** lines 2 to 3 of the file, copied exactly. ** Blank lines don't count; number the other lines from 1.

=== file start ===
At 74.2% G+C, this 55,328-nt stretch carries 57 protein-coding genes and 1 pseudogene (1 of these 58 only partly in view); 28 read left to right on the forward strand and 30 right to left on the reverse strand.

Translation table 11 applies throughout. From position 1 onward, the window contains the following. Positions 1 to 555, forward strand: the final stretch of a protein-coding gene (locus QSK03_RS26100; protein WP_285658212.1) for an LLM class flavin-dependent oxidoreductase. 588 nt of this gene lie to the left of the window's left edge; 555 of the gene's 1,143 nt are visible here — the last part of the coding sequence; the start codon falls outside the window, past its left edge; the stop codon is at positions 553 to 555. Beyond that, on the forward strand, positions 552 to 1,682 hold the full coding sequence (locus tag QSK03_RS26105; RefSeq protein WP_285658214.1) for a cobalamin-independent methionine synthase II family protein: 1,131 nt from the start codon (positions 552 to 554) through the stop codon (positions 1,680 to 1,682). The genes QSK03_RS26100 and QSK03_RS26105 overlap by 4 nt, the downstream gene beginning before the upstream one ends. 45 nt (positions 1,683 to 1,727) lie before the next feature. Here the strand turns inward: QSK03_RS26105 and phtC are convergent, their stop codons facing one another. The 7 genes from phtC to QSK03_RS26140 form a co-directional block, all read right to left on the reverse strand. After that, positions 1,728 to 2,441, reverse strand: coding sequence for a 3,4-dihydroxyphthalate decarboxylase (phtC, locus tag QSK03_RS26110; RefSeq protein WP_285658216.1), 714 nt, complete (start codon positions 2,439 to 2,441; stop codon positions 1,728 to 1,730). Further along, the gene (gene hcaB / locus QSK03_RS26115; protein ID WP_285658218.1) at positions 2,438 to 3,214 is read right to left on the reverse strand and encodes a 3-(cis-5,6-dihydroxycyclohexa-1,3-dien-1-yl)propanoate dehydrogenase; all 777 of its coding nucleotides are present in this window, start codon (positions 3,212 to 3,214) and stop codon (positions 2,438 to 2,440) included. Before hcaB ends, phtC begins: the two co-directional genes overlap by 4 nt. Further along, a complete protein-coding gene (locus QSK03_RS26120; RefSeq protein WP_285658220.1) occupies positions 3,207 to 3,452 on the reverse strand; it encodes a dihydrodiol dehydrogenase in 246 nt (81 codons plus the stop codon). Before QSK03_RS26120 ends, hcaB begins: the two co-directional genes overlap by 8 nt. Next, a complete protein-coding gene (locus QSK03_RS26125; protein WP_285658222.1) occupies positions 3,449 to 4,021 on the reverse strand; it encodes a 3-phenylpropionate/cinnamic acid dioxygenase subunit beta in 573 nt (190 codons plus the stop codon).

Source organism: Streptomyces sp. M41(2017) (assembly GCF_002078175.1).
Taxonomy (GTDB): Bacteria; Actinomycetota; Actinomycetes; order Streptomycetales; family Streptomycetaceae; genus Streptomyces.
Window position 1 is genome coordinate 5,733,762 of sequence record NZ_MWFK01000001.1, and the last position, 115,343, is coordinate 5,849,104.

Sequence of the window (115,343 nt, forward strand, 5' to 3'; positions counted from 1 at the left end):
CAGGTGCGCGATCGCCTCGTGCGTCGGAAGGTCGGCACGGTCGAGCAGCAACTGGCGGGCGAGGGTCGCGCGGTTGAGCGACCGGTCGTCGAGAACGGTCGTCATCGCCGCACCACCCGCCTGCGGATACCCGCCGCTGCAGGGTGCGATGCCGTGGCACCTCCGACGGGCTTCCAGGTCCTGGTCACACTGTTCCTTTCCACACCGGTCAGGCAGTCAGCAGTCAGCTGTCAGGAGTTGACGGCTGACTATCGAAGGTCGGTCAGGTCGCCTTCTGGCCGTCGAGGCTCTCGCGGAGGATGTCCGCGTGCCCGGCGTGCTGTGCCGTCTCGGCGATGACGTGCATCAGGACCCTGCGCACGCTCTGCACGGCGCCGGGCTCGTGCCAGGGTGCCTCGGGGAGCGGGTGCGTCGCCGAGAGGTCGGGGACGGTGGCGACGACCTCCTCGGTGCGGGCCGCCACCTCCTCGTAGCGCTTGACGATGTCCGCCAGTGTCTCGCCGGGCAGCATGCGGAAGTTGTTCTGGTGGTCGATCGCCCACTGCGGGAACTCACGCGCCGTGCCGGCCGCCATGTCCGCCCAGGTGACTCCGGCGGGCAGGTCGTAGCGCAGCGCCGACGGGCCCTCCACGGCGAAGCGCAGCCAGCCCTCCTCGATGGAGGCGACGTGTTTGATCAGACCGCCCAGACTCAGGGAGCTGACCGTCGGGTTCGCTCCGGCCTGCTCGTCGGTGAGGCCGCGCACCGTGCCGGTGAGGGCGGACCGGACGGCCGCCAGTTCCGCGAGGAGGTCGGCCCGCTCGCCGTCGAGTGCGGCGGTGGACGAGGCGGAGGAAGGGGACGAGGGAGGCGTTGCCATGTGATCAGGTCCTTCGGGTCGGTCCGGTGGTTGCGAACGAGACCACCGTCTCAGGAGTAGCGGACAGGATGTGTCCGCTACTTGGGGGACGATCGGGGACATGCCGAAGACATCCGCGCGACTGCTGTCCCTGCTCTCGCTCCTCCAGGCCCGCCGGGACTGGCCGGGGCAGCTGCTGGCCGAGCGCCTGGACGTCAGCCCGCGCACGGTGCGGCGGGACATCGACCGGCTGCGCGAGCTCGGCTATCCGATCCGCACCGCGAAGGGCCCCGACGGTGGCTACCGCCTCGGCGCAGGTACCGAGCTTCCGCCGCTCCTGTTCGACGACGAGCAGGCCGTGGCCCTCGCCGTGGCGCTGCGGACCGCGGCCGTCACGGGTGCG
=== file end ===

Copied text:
Translation table 11 applies throughout. From position 1 onward, the window contains the following. Positions 1 to 555, forward strand: the final stretch of a protein-coding gene (locus QSK03_RS26100; protein WP_285658212.1) for an LLM class flavin-dependent oxidoreductase. 588 nt of this gene lie to the left of the window's left edge; 555 of the gene's 1,143 nt are visible here — the last part of the coding sequence; the start codon falls outside the window, past its left edge; the stop codon is at positions 553 to 555. Beyond that, on the forward strand, positions 552 to 1,682 hold the full coding sequence (locus tag QSK03_RS26105; RefSeq protein WP_285658214.1) for a cobalamin-independent methionine synthase II family protein: 1,131 nt from the start codon (positions 552 to 554) through the stop codon (positions 1,680 to 1,682). The genes QSK03_RS26100 and QSK03_RS26105 overlap by 4 nt, the downstream gene beginning before the upstream one ends. 45 nt (positions 1,683 to 1,727) lie before the next feature. Here the strand turns inward: QSK03_RS26105 and phtC are convergent, their stop codons facing one another. The 7 genes from phtC to QSK03_RS26140 form a co-directional block, all read right to left on the reverse strand. After that, positions 1,728 to 2,441, reverse strand: coding sequence for a 3,4-dihydroxyphthalate decarboxylase (phtC, locus tag QSK03_RS26110; RefSeq protein WP_285658216.1), 714 nt, complete (start codon positions 2,439 to 2,441; stop codon positions 1,728 to 1,730). Further along, the gene (gene hcaB / locus QSK03_RS26115; protein ID WP_285658218.1) at positions 2,438 to 3,214 is read right to left on the reverse strand and encodes a 3-(cis-5,6-dihydroxycyclohexa-1,3-dien-1-yl)propanoate dehydrogenase; all 777 of its coding nucleotides are present in this window, start codon (positions 3,212 to 3,214) and stop codon (positions 2,438 to 2,440) included. Before hcaB ends, phtC begins: the two co-directional genes overlap by 4 nt. Further along, a complete protein-coding gene (locus QSK03_RS26120; RefSeq protein WP_285658220.1) occupies positions 3,207 to 3,452 on the reverse strand; it encodes a dihydrodiol dehydrogenase in 246 nt (81 codons plus the stop codon). Before QSK03_RS26120 ends, hcaB begins: the two co-directional genes overlap by 8 nt. Next, a complete protein-coding gene (locus QSK03_RS26125; protein WP_285658222.1) occupies positions 3,449 to 4,021 on the reverse strand; it encodes a 3-phenylpropionate/cinnamic acid dioxygenase subunit beta in 573 nt (190 codons plus the stop codon).

Source organism: Streptomyces sp. M41(2017) (assembly GCF_002078175.1).